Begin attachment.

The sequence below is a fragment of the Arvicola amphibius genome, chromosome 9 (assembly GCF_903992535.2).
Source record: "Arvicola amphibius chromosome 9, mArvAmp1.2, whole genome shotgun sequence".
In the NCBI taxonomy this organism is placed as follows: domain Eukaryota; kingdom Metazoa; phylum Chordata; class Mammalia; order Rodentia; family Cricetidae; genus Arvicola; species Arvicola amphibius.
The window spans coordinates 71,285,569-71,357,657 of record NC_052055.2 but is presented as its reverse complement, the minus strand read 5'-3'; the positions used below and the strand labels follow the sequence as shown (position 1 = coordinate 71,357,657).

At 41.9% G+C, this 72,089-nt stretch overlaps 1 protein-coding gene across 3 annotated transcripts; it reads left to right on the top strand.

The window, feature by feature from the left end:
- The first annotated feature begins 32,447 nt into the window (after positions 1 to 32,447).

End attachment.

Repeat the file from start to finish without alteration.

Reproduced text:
The sequence below is a fragment of the Arvicola amphibius genome, chromosome 9 (assembly GCF_903992535.2).
Source record: "Arvicola amphibius chromosome 9, mArvAmp1.2, whole genome shotgun sequence".
In the NCBI taxonomy this organism is placed as follows: domain Eukaryota; kingdom Metazoa; phylum Chordata; class Mammalia; order Rodentia; family Cricetidae; genus Arvicola; species Arvicola amphibius.
The window spans coordinates 71,285,569-71,357,657 of record NC_052055.2 but is presented as its reverse complement, the minus strand read 5'-3'; the positions used below and the strand labels follow the sequence as shown (position 1 = coordinate 71,357,657).

At 41.9% G+C, this 72,089-nt stretch overlaps 1 protein-coding gene across 3 annotated transcripts; it reads left to right on the top strand.

The window, feature by feature from the left end:
- The first annotated feature begins 32,447 nt into the window (after positions 1 to 32,447).